The Latest Pitch From Influencers: Get The COVID-19 Vaccine

This summer, Colorado enlisted over 120 influencers to promote COVID-19 vaccinations by offering vaccination facts on their social media accounts. The ongoing effort, which pays the influencers up to $1,000 per month, is a campaign targeted to reach communities with low vaccination rates in the state.[1]

Following Colorado’s lead, other states and cities—including California, New Jersey, Chicago, and Oklahoma City—launched their own local COVID-19 campaigns. And in early August, the federal government, under President Biden, began an effort of its own.[2] While pop star, Olivia Rodrigo, may be the most recognizable figure in the Administration’s campaign, social media influencers with fewer followers are also getting involved. The media platforms include social networks like Instagram, YouTube, TikTok, and Twitch.

Traditionally, a public health campaign would feature respected national and local health care providers and medical experts to provide health information. Seeing that officials with local, state, and federal agencies are looking to Instagram influencers and influencers on other social media platforms to produce content about vaccination points to the growing power of influencer marketing compared to conventional marketing approaches.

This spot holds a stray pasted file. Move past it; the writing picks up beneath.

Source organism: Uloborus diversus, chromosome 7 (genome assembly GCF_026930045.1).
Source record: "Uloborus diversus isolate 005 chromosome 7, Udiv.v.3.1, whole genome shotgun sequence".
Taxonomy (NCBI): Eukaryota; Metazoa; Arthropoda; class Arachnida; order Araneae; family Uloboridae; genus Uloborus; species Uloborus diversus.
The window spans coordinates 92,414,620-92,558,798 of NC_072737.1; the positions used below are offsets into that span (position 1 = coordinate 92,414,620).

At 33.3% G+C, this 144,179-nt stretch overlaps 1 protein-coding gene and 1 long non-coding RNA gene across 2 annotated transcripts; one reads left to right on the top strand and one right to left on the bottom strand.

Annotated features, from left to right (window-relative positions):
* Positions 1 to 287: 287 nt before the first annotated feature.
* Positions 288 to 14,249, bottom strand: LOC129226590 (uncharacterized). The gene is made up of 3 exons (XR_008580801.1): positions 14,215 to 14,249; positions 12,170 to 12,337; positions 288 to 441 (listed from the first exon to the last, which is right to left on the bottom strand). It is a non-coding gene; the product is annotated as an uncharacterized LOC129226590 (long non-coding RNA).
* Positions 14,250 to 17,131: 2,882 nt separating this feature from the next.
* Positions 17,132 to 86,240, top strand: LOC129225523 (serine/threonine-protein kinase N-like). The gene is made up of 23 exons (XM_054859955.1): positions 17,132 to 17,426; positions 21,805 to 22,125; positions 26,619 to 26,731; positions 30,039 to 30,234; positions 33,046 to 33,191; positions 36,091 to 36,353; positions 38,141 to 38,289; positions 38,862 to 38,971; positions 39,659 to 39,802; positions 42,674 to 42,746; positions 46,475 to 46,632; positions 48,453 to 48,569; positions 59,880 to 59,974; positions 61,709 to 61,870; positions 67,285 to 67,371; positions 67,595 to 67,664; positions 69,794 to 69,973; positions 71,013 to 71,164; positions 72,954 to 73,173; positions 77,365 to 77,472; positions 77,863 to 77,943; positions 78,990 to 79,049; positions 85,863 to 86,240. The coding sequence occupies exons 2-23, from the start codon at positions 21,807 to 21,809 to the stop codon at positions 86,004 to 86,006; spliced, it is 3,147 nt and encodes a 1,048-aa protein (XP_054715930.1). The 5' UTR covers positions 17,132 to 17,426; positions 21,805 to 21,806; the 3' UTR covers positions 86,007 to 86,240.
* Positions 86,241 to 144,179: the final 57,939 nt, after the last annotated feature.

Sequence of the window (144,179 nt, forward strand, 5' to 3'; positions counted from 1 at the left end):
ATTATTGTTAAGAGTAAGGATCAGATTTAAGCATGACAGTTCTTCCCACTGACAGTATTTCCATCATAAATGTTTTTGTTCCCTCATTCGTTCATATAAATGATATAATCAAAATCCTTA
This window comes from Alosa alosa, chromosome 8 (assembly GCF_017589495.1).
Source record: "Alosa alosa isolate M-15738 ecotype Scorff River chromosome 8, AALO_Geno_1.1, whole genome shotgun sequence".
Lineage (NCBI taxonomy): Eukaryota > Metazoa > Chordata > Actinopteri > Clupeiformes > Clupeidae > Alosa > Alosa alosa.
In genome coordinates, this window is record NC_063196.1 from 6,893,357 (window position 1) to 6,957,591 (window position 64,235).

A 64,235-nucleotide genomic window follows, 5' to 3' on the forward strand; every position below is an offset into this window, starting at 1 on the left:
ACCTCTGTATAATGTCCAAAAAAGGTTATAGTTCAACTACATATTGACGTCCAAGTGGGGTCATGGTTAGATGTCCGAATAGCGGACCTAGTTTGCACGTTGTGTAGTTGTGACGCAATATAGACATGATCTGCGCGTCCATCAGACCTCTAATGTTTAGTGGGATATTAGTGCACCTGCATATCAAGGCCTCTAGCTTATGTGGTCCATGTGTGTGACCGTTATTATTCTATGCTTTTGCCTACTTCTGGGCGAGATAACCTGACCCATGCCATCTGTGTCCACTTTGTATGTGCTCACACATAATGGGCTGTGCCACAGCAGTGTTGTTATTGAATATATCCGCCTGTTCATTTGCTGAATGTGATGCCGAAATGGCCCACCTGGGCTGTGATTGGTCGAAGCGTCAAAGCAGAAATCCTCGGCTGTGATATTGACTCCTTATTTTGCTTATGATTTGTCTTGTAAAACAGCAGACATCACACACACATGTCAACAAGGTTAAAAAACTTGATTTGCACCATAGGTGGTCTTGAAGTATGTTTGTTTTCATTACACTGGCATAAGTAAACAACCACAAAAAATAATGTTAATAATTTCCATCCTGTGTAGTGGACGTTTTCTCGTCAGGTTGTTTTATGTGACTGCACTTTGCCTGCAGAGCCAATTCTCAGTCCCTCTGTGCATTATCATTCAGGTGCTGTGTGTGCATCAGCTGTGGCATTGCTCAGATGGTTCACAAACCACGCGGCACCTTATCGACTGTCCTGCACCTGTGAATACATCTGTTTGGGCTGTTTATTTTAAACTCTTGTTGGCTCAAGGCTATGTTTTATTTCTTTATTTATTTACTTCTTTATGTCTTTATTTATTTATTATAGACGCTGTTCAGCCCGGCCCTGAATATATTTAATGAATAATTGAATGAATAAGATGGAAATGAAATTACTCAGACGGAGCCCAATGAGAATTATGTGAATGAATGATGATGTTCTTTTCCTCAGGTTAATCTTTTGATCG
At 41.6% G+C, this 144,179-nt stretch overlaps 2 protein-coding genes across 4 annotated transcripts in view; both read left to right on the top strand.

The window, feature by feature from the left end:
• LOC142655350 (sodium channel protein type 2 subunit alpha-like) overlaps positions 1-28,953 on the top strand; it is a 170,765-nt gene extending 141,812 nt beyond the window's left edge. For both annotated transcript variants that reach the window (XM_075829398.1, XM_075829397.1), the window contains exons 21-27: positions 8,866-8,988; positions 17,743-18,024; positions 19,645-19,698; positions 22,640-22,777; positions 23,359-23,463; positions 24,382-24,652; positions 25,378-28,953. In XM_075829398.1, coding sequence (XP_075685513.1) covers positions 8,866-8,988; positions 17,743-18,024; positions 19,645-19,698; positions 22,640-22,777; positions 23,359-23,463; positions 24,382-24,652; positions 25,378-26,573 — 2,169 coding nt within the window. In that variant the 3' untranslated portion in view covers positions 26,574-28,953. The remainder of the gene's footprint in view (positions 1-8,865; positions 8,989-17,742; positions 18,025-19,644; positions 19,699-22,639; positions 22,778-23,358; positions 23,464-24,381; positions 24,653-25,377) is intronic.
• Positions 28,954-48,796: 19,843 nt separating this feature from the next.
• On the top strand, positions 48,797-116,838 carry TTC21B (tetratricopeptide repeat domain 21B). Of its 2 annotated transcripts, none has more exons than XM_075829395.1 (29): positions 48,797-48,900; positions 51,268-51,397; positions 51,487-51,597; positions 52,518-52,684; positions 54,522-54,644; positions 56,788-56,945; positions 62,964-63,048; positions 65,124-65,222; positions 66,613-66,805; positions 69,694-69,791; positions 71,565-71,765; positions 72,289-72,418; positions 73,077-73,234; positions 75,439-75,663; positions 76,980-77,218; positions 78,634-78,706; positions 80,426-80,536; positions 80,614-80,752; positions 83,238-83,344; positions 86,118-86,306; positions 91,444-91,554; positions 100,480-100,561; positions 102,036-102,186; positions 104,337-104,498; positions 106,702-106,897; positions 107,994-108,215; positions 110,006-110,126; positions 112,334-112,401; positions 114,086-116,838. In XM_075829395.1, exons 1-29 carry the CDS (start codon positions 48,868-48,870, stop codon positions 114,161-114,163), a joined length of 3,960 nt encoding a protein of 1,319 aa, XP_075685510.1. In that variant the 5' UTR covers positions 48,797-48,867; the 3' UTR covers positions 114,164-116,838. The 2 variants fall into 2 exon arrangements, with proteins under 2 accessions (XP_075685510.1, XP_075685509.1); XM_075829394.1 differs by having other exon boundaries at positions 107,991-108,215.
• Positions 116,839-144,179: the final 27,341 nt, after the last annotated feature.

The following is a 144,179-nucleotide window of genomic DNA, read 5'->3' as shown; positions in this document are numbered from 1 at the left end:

How The Covid-19 Pandemic Reshaped The Way Businesses Interact With Their Customers

When the country essentially shut down in March 2020, businesses had to adapt their marketing strategies for a new reality. Brick-and-mortar stores were closed, and in-person events were canceled, so businesses and marketing firms turned their attention to digital strategies and ecommerce to fill the void.

Thanks to lockdown mandates and being stuck at home, the increase in online activity in 2020 is striking. Global online content consumption doubled [3], and there was a significant increase in the amount of time people spent consuming content on social media.[4]

And since businesses couldn’t travel to film traditional ad campaigns, they relied on social media influencers to produce content. Many influencers—particularly fashion and beauty influencers—had previously flown to luxurious locations to create content on social media. During the height of the COVID-19 pandemic, their home base became the backdrop for their posts.